Saturday, June 25, 2005

Tera, Mera, Sab Ka!

Today we will take a look at possessives. Here they are, with objects that are masculine, feminine, and plural, respectively. Note that the plural form is only patriarchally applicable if one or more objects being possessed are masculine; otherwise, use the feminine form.

Mera/meri/mere - my
Humara/humari/humare- our [sometimes "my," if a person prefers the "royal we"]
Tera/teri/tere - your [intimate]
Tumhara/tumhari/tumhare- your [regular]
Aapka/aapki/aapke- your [respectful]
Uska/uski/uske- his/her
Unka/unki/unke- their

is a post-position, generally indicating that the term following it is owned by the one preceding it.

This should help you understand some movie titles, such as:
* Tere Mere Sapne- Your and My Dreams
* Dil
Hain Tumhara- The Heart is Yours

Then there are plenty of songs employing these words, such as:
* Aisa Des Hain Mera- My Country Is Like This (Listen here)
* Main Ishq Uska- I Am Her Love (Listen here)

Now let's piece together some sentences.
* Kya yeh tumhara ghar hain? -> Is this your house?
* Yeh mera sapna hain. -> This is my dream.
* Unke kapde bahut sundar hain. -> Their clothes are very beautiful.

Let's end this lesson with the brilliant song, "Teri kurti sexy lagti hain," which in this case means, "Your kurti (Indian blouse) looks sexy." "Lagna" can mean many things in different context, which we will take up next time. Listen here and enjoy.

Please let me know if this lesson was at all helpful, and let me know if there is anything in particular you want to learn.

Thursday, June 02, 2005

It Works; It Walks: Sab Chalta Hain!

Chalna is an oft-used verb in Bollywood. Depending on context, it can mean to walk, to come, or to work (as in function). The overall gist is that it indicates movement, so sometimes it can also refer to nature (like pavan chalti hain -> the wind blows).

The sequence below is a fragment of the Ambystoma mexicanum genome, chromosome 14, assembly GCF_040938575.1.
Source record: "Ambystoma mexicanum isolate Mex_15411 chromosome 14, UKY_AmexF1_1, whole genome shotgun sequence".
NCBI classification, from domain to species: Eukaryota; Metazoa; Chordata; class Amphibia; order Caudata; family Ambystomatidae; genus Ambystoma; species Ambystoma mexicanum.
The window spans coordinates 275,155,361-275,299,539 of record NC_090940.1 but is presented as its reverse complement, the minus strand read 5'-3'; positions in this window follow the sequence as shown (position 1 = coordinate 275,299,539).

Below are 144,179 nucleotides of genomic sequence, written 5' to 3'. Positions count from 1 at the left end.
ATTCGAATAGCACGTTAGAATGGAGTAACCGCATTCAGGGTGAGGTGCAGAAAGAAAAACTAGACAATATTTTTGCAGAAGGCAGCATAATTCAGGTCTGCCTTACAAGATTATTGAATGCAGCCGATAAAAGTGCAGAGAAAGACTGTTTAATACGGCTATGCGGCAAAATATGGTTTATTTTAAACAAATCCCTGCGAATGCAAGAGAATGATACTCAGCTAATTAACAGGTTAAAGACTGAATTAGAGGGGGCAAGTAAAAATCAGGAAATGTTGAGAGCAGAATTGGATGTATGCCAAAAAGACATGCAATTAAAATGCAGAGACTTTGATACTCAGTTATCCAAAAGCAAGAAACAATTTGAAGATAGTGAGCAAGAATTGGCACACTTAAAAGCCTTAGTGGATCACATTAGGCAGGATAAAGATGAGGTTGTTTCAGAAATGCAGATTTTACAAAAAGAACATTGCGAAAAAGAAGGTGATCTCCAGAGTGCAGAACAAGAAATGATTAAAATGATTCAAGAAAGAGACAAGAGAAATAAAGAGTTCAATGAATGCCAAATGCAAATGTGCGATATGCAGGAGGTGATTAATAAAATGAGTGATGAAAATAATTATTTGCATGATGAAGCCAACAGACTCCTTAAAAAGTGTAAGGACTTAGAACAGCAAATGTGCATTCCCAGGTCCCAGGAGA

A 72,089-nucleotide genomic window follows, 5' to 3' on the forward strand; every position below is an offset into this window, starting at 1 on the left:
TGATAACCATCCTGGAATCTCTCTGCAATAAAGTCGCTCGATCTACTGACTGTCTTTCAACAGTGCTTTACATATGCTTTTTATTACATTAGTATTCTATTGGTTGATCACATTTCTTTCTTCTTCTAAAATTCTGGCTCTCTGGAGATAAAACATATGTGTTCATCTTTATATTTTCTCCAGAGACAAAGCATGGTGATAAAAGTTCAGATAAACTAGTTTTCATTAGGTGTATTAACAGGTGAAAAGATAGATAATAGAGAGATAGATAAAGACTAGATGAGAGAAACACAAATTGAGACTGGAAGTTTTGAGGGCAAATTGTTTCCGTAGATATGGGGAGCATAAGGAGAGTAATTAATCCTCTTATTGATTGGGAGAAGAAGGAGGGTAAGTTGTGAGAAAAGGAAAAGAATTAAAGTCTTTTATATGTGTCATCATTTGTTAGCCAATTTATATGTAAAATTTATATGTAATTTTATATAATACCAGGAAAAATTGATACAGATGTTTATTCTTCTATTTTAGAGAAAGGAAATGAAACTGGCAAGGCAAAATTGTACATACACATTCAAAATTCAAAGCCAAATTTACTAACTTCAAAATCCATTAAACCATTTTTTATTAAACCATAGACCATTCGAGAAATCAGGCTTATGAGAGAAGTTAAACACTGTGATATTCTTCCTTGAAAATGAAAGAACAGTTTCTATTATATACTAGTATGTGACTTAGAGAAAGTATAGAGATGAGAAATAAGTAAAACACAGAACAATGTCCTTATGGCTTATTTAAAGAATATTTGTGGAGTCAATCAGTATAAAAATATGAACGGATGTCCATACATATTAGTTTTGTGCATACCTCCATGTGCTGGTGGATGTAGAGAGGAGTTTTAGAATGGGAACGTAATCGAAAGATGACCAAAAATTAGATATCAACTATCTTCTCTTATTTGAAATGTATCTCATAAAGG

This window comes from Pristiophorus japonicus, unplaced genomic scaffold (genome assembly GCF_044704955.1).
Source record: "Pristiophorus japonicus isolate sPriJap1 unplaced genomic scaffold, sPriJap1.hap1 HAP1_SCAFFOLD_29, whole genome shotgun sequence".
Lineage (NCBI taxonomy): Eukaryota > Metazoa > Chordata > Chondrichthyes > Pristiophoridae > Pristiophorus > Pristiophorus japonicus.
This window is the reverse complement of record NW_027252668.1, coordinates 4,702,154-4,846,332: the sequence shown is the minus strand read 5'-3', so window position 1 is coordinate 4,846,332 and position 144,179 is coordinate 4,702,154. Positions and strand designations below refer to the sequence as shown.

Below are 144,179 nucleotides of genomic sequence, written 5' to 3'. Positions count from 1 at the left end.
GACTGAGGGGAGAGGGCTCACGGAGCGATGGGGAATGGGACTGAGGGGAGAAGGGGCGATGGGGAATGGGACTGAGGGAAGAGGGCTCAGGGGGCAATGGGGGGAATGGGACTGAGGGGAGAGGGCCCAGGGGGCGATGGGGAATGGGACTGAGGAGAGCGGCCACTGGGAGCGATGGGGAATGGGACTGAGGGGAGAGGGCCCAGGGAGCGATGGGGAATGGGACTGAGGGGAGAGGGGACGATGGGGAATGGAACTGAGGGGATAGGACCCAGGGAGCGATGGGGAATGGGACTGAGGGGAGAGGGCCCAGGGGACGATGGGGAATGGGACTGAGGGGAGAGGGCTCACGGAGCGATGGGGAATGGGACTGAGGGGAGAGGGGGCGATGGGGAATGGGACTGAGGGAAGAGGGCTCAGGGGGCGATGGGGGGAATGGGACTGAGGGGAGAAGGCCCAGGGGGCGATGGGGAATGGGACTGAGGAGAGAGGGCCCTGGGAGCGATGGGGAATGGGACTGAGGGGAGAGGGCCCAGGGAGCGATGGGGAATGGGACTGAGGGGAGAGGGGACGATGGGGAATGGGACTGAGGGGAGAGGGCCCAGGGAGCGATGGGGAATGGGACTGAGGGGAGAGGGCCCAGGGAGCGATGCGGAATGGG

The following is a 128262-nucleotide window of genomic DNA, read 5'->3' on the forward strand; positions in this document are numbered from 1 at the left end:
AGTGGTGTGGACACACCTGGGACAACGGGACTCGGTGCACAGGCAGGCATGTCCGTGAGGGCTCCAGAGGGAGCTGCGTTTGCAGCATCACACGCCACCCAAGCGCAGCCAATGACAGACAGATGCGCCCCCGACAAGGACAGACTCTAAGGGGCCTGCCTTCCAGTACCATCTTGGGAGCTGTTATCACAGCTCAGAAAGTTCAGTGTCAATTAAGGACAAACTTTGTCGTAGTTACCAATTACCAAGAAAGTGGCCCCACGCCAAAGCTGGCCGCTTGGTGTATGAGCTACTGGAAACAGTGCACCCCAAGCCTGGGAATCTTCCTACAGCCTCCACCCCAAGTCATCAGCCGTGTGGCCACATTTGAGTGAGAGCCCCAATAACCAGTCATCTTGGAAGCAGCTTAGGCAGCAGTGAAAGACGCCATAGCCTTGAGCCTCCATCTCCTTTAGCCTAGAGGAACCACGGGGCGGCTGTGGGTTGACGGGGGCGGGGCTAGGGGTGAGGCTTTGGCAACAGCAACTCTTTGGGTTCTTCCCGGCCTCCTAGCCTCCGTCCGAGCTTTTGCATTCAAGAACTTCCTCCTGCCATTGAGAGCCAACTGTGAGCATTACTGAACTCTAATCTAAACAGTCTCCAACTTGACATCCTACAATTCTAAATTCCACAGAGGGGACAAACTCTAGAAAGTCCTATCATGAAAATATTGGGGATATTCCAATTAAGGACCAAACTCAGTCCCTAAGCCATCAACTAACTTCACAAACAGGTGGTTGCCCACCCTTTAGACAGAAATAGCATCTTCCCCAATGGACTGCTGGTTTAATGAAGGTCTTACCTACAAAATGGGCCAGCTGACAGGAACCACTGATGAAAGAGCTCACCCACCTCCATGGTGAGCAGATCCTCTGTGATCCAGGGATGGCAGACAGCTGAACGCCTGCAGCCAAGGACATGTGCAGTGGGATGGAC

The present tense for all verbs in Hindi operates as follows: drop the "na" part of the infinitive, and add "ti" if the subject is/are female, "ta" if the subject is third-person male, and "te" if the subject is second-person male, or if the subjects are plural, including at least one male. Then, use the proper form of "hona," which we learned back here.

The imperative (command) forms are chalo for one person (chal as the extremely informal form), and chaliye for plural subjects (or a respected singular subject). The infinitive "chalna" can also be used. The subjunctive form is "chale."

The present progressive participle is "chalte," equivalent to "caminando" in Spanish.

Let's try some out.

Main chalti hoon -> I walk [female]
Tum chalte ho -> You walk [male]
Hum chalte hain -> We walk
Woh chalta hain -> He walks [male]; OR It works [masculine object]
Gaadi chalti hain -> The car works
Chalo! -> Come!
Mere saath chalo -> Come with me.
Dheere chalna -> Walk slowly

And now for a musical finale.

Here is a song from Mohabbatein entitled "Chalte Chalte." The lyrics to the chorus include, "Chalte chalte yunhi ruk jaata hoon main." Yunhi means "just like that" or "arbitrarily," used here to indicate the whimsical mindset of this young lad who randomly stops while walking (ruk jaana is to stop). The rest of the chorus goes to say "While sitting I get lost somewhere; while talking I become silent. Is this love?" (baithna is to sit; kho jaana is to get lost; kehna is to speak; chup ho jaana is to become silent.)